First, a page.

Rip Curl Pro Portugal Women's Preview


When the the curtain fell on the Movistar Peru Classic in June, Brazilian surfer Silvana Lima beat Aussie Sally Fitzgibbons for her first win on the ASP Women's World Tour. It was a breakout event for the 25-year-old and the third consecutive second-place finish for Fitzgibbons, who's proving in her second year on Tour that she's a serious title contender. But no title contender is more serious than three-time and reigning world champ, Stephanie Gilmore. The Australian missed making her fourth final in five tries by just .77 points, and her equal-third finish only served to solidify her lead atop the rankings.

Rip Curl Pro Women's Preview

WIDTH="203" HEIGHT="114" BORDER="0" ALT="">
With so much time off on their hands, how did the top women on tour deal with the break? GalleryPhoto Gallery

And then ... silence. While the men knocked down events at J-Bay, Teahupoo, and Trestles, the women went into hibernation. When the curtain rises on the Rip Curl Pro Portugal on Wednesday, it will have been four months since the best women surfers in the world surfed a heat with world title implications. That's a lot of time to do ... well, what exactly? We talked to several of the tour's top competitors to find out how they spent their summer vacations.

"I do sessions with Jan Carton at CHEK training when I'm home," says Gilmore. "It's good to check in with Jan and see where I'm at with fitness. I mostly stretch and free surf though, its a pretty relaxed approach to the whole training thing."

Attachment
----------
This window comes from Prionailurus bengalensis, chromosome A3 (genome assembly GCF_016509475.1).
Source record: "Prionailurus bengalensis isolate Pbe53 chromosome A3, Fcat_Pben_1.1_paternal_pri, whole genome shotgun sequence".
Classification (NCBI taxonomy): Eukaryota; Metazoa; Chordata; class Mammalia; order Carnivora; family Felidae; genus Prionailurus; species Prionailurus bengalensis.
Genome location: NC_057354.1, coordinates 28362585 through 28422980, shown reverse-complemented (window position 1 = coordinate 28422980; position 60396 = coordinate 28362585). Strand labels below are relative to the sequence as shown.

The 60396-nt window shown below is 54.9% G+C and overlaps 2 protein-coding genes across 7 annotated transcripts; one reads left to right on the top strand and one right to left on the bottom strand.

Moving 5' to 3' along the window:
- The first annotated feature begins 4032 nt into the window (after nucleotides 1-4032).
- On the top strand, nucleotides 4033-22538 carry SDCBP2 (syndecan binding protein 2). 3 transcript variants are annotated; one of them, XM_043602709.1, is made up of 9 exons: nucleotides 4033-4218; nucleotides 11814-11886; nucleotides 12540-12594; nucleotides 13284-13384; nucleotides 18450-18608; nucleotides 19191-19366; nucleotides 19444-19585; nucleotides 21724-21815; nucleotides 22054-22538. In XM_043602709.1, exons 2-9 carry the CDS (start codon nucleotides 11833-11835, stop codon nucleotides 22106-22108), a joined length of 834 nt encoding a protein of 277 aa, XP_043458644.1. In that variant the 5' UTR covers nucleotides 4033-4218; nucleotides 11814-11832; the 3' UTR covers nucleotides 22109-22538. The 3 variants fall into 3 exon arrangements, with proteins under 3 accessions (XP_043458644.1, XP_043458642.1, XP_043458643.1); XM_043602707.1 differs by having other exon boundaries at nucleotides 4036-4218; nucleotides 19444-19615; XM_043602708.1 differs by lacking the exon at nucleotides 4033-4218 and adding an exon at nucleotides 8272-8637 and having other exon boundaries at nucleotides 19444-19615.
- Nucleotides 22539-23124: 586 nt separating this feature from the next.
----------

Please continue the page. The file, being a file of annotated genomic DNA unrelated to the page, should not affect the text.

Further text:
Fitzgibbons, currently ranked second in the world, agrees that the time off is good for her training. She's been in her homeland of Australia enjoying her time in the water.

"The time off is also good," she says. "Having time to search for amazing waves and work on certain areas of my surfing in warm water is always so fun."

Like most of the girls, Coco Ho is often traveling the world for other projects and media appointments. Ho tried to use what free time she did have to prepare for Portugal.

"Having a break between events is always a good time for me to try new equipment and schedule out my next half of the year. It definitely doesn't feel like a break since I've been pretty non-stop," Ho said.

With things swinging back into action, Ho -- and everyone else on tour -- can get back to focusing on the world title race. Gilmore's currently about 500 points ahead of Fitzgibbons -- a healthy but by no means insurmountable lead.

"Steph is sitting at number one, so you would have to say her performance is pretty good so far this year," Fitzgibbons says. "Everyone is beatable and everyone has weaknesses but it is better to concentrate on one's strengths. For me I don't focus on my competitor, just on the task at hand and what waves I have in front of me."

No matter what the waves hold in Portugal -- and the beaches around the event site of Peniche can offer everything from mushy windswell to a heaving barrel called Supertubos that is favorably compared to Hawaii's Pipeline -- it will be nice to get back to talking about what the women of the World Tour are doing, as opposed to what they're not doing.